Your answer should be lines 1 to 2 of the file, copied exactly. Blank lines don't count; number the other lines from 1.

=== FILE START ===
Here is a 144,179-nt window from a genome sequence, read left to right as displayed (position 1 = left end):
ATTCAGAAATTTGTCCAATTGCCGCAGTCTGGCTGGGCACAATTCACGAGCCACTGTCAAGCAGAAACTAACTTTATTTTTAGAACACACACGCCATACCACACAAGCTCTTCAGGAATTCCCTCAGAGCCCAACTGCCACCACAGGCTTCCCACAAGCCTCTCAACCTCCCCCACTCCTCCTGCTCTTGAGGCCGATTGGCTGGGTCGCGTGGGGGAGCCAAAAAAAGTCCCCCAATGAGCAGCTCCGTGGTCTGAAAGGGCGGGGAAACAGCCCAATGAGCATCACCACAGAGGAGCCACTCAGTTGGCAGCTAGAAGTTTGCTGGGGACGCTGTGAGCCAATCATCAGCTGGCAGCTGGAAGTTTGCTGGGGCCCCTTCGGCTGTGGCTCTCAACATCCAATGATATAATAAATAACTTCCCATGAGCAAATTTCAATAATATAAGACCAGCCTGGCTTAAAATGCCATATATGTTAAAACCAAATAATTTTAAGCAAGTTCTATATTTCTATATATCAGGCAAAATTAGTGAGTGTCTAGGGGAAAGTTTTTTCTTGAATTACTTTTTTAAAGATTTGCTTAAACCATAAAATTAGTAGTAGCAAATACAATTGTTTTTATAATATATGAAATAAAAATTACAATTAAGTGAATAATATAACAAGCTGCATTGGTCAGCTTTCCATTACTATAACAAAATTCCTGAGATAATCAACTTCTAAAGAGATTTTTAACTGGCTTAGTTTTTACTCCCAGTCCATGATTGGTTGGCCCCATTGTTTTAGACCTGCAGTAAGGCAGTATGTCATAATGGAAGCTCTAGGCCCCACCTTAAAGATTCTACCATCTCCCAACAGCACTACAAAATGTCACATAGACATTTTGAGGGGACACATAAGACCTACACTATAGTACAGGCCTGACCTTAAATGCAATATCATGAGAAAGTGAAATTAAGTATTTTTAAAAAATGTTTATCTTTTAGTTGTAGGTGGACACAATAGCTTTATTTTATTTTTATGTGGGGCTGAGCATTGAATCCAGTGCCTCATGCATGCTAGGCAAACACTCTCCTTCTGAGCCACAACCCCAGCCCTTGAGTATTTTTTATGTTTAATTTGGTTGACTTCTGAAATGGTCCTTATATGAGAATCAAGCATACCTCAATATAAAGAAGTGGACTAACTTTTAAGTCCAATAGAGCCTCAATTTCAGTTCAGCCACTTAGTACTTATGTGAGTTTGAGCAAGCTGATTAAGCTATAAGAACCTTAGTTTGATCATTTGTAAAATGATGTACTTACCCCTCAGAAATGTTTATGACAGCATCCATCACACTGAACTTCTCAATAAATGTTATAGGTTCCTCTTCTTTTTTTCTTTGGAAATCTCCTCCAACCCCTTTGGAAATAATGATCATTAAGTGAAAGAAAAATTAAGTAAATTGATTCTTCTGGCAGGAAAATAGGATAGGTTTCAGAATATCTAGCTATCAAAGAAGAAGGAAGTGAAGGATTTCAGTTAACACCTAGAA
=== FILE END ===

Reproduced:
Here is a 144,179-nt window from a genome sequence, read left to right as displayed (position 1 = left end):
ATTCAGAAATTTGTCCAATTGCCGCAGTCTGGCTGGGCACAATTCACGAGCCACTGTCAAGCAGAAACTAACTTTATTTTTAGAACACACACGCCATACCACACAAGCTCTTCAGGAATTCCCTCAGAGCCCAACTGCCACCACAGGCTTCCCACAAGCCTCTCAACCTCCCCCACTCCTCCTGCTCTTGAGGCCGATTGGCTGGGTCGCGTGGGGGAGCCAAAAAAAGTCCCCCAATGAGCAGCTCCGTGGTCTGAAAGGGCGGGGAAACAGCCCAATGAGCATCACCACAGAGGAGCCACTCAGTTGGCAGCTAGAAGTTTGCTGGGGACGCTGTGAGCCAATCATCAGCTGGCAGCTGGAAGTTTGCTGGGGCCCCTTCGGCTGTGGCTCTCAACATCCAATGATATAATAAATAACTTCCCATGAGCAAATTTCAATAATATAAGACCAGCCTGGCTTAAAATGCCATATATGTTAAAACCAAATAATTTTAAGCAAGTTCTATATTTCTATATATCAGGCAAAATTAGTGAGTGTCTAGGGGAAAGTTTTTTCTTGAATTACTTTTTTAAAGATTTGCTTAAACCATAAAATTAGTAGTAGCAAATACAATTGTTTTTATAATATATGAAATAAAAATTACAATTAAGTGAATAATATAACAAGCTGCATTGGTCAGCTTTCCATTACTATAACAAAATTCCTGAGATAATCAACTTCTAAAGAGATTTTTAACTGGCTTAGTTTTTACTCCCAGTCCATGATTGGTTGGCCCCATTGTTTTAGACCTGCAGTAAGGCAGTATGTCATAATGGAAGCTCTAGGCCCCACCTTAAAGATTCTACCATCTCCCAACAGCACTACAAAATGTCACATAGACATTTTGAGGGGACACATAAGACCTACACTATAGTACAGGCCTGACCTTAAATGCAATATCATGAGAAAGTGAAATTAAGTATTTTTAAAAAATGTTTATCTTTTAGTTGTAGGTGGACACAATAGCTTTATTTTATTTTTATGTGGGGCTGAGCATTGAATCCAGTGCCTCATGCATGCTAGGCAAACACTCTCCTTCTGAGCCACAACCCCAGCCCTTGAGTATTTTTTATGTTTAATTTGGTTGACTTCTGAAATGGTCCTTATATGAGAATCAAGCATACCTCAATATAAAGAAGTGGACTAACTTTTAAGTCCAATAGAGCCTCAATTTCAGTTCAGCCACTTAGTACTTATGTGAGTTTGAGCAAGCTGATTAAGCTATAAGAACCTTAGTTTGATCATTTGTAAAATGATGTACTTACCCCTCAGAAATGTTTATGACAGCATCCATCACACTGAACTTCTCAATAAATGTTATAGGTTCCTCTTCTTTTTTTCTTTGGAAATCTCCTCCAACCCCTTTGGAAATAATGATCATTAAGTGAAAGAAAAATTAAGTAAATTGATTCTTCTGGCAGGAAAATAGGATAGGTTTCAGAATATCTAGCTATCAAAGAAGAAGGAAGTGAAGGATTTCAGTTAACACCTAGAA